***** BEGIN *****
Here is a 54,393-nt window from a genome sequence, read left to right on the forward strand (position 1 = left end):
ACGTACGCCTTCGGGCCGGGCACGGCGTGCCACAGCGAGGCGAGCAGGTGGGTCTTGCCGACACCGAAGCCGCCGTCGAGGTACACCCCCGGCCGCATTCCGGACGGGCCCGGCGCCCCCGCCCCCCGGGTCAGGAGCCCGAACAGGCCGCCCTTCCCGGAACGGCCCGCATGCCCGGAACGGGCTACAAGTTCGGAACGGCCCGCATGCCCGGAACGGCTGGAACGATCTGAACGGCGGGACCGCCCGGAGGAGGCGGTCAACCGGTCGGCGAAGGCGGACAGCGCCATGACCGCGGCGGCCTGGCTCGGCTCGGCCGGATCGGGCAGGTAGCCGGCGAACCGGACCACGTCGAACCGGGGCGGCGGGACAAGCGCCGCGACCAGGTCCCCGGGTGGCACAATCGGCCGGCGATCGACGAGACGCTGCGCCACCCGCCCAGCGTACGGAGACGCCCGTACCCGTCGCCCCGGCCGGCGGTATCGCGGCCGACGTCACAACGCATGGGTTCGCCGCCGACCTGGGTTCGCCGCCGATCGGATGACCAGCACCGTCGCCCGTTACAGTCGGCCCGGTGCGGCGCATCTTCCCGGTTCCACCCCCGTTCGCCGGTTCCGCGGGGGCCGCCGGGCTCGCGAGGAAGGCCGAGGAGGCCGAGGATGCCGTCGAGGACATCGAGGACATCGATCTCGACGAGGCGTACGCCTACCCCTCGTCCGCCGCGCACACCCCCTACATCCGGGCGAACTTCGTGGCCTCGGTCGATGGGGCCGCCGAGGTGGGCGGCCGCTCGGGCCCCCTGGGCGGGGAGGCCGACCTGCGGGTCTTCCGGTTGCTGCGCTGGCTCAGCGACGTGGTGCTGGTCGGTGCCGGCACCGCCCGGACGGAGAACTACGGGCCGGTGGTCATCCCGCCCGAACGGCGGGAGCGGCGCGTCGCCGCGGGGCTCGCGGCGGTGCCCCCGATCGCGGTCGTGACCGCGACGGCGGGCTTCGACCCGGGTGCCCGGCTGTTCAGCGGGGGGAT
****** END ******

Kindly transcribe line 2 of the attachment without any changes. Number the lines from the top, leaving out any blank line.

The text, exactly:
ACGTACGCCTTCGGGCCGGGCACGGCGTGCCACAGCGAGGCGAGCAGGTGGGTCTTGCCGACACCGAAGCCGCCGTCGAGGTACACCCCCGGCCGCATTCCGGACGGGCCCGGCGCCCCCGCCCCCCGGGTCAGGAGCCCGAACAGGCCGCCCTTCCCGGAACGGCCCGCATGCCCGGAACGGGCTACAAGTTCGGAACGGCCCGCATGCCCGGAACGGCTGGAACGATCTGAACGGCGGGACCGCCCGGAGGAGGCGGTCAACCGGTCGGCGAAGGCGGACAGCGCCATGACCGCGGCGGCCTGGCTCGGCTCGGCCGGATCGGGCAGGTAGCCGGCGAACCGGACCACGTCGAACCGGGGCGGCGGGACAAGCGCCGCGACCAGGTCCCCGGGTGGCACAATCGGCCGGCGATCGACGAGACGCTGCGCCACCCGCCCAGCGTACGGAGACGCCCGTACCCGTCGCCCCGGCCGGCGGTATCGCGGCCGACGTCACAACGCATGGGTTCGCCGCCGACCTGGGTTCGCCGCCGATCGGATGACCAGCACCGTCGCCCGTTACAGTCGGCCCGGTGCGGCGCATCTTCCCGGTTCCACCCCCGTTCGCCGGTTCCGCGGGGGCCGCCGGGCTCGCGAGGAAGGCCGAGGAGGCCGAGGATGCCGTCGAGGACATCGAGGACATCGATCTCGACGAGGCGTACGCCTACCCCTCGTCCGCCGCGCACACCCCCTACATCCGGGCGAACTTCGTGGCCTCGGTCGATGGGGCCGCCGAGGTGGGCGGCCGCTCGGGCCCCCTGGGCGGGGAGGCCGACCTGCGGGTCTTCCGGTTGCTGCGCTGGCTCAGCGACGTGGTGCTGGTCGGTGCCGGCACCGCCCGGACGGAGAACTACGGGCCGGTGGTCATCCCGCCCGAACGGCGGGAGCGGCGCGTCGCCGCGGGGCTCGCGGCGGTGCCCCCGATCGCGGTCGTGACCGCGACGGCGGGCTTCGACCCGGGTGCCCGGCTGTTCAGCGGGGGGAT